|Systematic IUPAC name
3D model (JSmol)
|Molar mass||322.35782 g/mol|
|Melting point||179-180 °C (354-356 F)|
|Boiling point||476.32 °C at 760 mmHg|
|Water Solubility at 25 deg C (mg/L): 0.0129; Wat Sol (v1.01 est) = 0.046355 mg/L|
|Main hazards||Skin, respiratory, and serious eye irritation|
|Flash point||241.87 °C|
|Lethal dose or concentration (LD, LC):|
LD50 (median dose)
Except where otherwise noted, data are given for materials in their standard state (at 25 °C [77 °F], 100 kPa).
Spiropyran is an organic compound with the chemical formula C19H18N2O3. Its systematic name is 1',3',3'-trimethyl-6-nitroindolene-2-spiro-2-benzopyran. A molecule of spiropyran consists of a molecule of bicyclic indole ring jointed at C-2 atom with a molecule of bicyclic benzopyran ring (also called chromene), forming a spiro compound. 1 and 2 methyl groups (-CH3) are attached to N-1 and C-3 atom of the indole ring respectively. Another molecule of nitro functional group is attached to C-5 atom of the benzopyran ring. The C_spiro-O bond is susceptible to external mechanical and photochemical energy. The cleavage of this bond would undergo a 6-pi electrocyclic ring opening (ERO) reaction, producing zwitterionic merocyanine.
Spiropyran is a solid that exhibits different physical properties under discrete mechanical and/or photoisomeric states. It has a melting point range of 179-180 °C (354-356 F), and its boiling point is 76.32 °C (at 760 mmHg). Spiropyran is insoluble in water.
Spiropyran is one of the oldest families of photochromes. The photochromic reactions of spiropyrans were first discovered by Fisher and Hirshberg in 1952, and Hirshberg subsequently proposed the idea of using the phenomenon for a "photochemical erasable memory"  In the course of time, spiropyrans have become on of the most extensively studied groups of photochemical compounds because of their potential applications based on reversible color and other changes in physical and chemical properties. Recent research has suggested that photochromic spiropyran could be applied in self-developing photography, actinometry, displays, filters, and lenses of variable optical density, including eye-protective glasses and other molecular devices .
Spiropyran is generally produced by condensation of methylene bases with o-hydroxy aromatic aldehydes. The general reaction step is shown in Figure 2.
Beta-elimination produces a double bond at nitrogen and C-2 carbon.
AdN: The lone pair on carbon attacks the electrophilic carbon of the carbonyl on o-hydroxy aromatic aldehydes, joining the two molecules together.
An intramolecular proton transfer.
AdN: The lone pair on oxygen attacks C-2 carbon, joining the oxygen atom and C-2 carbon. This step creates a spiro compound.
E2 elimination creates a double bond and releases a molecule of water.
 Spiropyran can undergo a reversible pericyclic reaction that produces zwitterionic merocyanine. Upon application of mechanical stress and/ or light, the bond between the spiro carbon and oxygen breaks and undergoes a 6-pi electrocyclic ring opening reaction via pi->sigma* pi type interaction. The reaction summarized in Figure 1 depicts the reaction mechanism with the application of force. Long strings of polymers are added to C-5', N-1', and C-8 of spiropyran molecule to apply forces that could weaken the C_spiro-O bond. After the cleavage of the bond, the spiro carbon achieves sp² hybridization and becomes planar, the aromatic group rotates, aligns its π-orbitals with the rest of the molecule, and a conjugated system forms with ability to absorb photons of visible light, and therefore the product, an E, E-isomer of merocyanine, appear colorful.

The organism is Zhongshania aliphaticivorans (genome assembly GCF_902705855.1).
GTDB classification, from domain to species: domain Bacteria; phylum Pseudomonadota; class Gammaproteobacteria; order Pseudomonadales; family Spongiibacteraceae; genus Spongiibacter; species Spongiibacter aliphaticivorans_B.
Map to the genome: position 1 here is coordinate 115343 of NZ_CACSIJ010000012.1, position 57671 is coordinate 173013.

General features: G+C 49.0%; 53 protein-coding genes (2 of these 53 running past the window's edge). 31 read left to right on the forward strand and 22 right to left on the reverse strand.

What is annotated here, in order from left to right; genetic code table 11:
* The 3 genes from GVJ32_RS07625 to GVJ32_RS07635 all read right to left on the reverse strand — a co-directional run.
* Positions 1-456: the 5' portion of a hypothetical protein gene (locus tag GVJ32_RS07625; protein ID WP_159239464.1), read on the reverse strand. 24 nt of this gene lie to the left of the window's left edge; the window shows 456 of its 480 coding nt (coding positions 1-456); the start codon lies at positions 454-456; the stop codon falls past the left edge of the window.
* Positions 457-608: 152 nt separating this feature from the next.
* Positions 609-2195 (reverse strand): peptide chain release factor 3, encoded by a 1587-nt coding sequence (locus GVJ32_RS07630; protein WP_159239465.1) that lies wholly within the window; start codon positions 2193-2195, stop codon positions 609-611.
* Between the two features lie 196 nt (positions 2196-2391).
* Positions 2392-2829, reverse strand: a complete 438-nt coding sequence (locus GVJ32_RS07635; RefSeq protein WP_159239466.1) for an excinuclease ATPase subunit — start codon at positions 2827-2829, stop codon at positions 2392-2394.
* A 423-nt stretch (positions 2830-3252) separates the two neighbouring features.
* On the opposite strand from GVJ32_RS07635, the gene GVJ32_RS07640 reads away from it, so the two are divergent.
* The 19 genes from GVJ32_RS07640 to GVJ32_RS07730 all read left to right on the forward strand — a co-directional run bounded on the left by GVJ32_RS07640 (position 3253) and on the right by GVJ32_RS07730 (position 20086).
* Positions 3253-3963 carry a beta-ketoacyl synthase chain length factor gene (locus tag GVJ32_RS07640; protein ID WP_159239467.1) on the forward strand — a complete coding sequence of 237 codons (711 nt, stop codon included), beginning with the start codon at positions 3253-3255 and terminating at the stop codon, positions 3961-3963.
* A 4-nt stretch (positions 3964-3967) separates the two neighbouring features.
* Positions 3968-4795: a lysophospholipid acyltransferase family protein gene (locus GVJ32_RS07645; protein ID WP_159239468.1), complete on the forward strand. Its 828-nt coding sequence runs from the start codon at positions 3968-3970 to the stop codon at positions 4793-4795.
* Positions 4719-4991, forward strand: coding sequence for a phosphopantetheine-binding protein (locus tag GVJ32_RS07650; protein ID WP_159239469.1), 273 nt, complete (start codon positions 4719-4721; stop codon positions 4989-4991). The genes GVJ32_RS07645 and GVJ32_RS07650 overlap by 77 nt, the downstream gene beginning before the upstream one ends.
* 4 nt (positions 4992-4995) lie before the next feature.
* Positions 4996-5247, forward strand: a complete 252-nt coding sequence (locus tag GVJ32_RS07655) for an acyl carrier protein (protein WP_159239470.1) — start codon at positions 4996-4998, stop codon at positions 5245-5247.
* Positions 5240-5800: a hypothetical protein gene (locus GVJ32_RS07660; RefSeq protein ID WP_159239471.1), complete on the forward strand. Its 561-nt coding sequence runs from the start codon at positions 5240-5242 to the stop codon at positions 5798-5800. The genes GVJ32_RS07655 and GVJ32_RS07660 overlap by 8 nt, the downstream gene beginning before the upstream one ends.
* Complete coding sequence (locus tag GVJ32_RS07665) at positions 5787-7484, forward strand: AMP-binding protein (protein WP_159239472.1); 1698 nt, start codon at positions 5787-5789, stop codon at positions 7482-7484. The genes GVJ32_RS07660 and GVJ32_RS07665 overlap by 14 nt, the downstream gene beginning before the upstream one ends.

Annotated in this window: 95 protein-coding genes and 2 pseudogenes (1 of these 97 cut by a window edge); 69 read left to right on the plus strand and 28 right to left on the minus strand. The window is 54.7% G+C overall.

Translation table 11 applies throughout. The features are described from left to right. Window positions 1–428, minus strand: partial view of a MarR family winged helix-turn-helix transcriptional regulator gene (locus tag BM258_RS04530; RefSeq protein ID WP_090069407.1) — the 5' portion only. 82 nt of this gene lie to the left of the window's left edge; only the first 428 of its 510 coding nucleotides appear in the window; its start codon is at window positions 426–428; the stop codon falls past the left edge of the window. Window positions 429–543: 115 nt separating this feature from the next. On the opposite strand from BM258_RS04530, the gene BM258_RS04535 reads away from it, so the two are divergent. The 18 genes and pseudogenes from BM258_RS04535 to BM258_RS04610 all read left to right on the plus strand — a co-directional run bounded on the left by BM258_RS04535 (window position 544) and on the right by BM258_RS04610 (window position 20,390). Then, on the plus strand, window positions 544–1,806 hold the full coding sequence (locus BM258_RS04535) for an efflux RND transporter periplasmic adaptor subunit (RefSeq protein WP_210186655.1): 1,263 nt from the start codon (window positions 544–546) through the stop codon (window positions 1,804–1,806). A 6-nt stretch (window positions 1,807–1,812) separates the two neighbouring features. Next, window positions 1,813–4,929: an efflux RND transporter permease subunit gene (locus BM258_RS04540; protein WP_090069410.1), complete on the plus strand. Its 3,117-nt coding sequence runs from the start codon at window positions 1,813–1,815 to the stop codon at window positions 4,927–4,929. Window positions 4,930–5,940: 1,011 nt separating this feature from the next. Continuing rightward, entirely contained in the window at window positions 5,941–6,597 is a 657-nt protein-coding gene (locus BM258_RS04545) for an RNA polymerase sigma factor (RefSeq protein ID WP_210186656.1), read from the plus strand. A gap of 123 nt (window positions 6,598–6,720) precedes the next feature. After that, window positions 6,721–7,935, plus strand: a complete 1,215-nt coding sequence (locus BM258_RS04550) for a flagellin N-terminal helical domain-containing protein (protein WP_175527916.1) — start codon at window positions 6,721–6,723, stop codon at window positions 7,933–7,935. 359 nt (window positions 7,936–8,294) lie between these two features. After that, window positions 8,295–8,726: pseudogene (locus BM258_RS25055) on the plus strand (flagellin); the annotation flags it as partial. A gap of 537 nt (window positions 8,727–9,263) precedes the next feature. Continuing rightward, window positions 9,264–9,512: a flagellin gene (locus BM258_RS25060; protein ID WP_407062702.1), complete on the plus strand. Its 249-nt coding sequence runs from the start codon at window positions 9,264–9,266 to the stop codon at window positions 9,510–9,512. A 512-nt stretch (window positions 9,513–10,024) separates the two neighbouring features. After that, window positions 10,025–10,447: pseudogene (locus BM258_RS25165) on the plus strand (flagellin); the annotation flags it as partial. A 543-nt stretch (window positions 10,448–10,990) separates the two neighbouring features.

Recent research has suggested that photochromic spiropyran could be applied in self-developing photography, actinometry, displays, filters, and lenses of variable optical density, including eye-protective glasses and other molecular devices.
Spiropyran is an irritant which can cause skin, respiratory, and serious eye irritation upon exposure. When combusted, spiropyran decomposes into hazardous products: carbon oxides and nitrogen oxides. For storage, spiropyran should be kept in container tightly closed in a dry and well-ventilated place.
- Fischer, E.; Hirshberg, Y. J . Ch. Soc. W2, 4522.doi:10.1039/JR9520004518
- Hirshberg, Y. J. Am. Ch. Soc. 1956, 78, 2304.
- Pang, M.; Nie, Y.; Wang, Y.; Meng, J.; Wang, J. Synthesis of New Spiropyrans With a Polyaromatic or Heteroaromatic Pendant and Their Photochromic Behaviors. Chinese Journal of Chemistry. [Online] 2010, 20, 1102-1108. http://onlinelibrary.wiley.com/doi/10.1002/cjoc.20020201032/pdf
- Lukyanov, B. S.; Lukyanova, M. B. Spiropyrans: Synthesis, Properties, and Application. (Review). CHEMISTRY OF HETEROCYCLIC COMPOUNDS. [Online] 2005, 41(3), 281-311. http://www.springerlink.com/content/g793l1j87hn73g88/
- Aldoshin, S. M. Spiropyrans: structural features and photochemical properties. Russ. Chem. Rev. [Online] 1990, 59, 663. http://iopscience.iop.org/0036-021X/59/7/R06/pdf/RCR_59_7_R06.pdf
- Davis, D. A.; Hamilton, A.; Yang, J.; Cremar, L. D.; Van Gough, D.; Potisek, S. L.; Ong, M. T.; Braun, P. V.; Martínez, T. J.; White, S. R.; Moore, J. S.; Sottos, N. R. Force-induced activation of covalent bonds in mechanoresponsive polymeric materials. Nature. [Online] 2009, 459, 68-72. http://www.ncbi.nlm.nih.gov/pubmed/19424152
- Moore, J. S. (2012, September). Other Pericyclic Reactions in Chemistry 332. University of Illinois at Urbana-Champaign.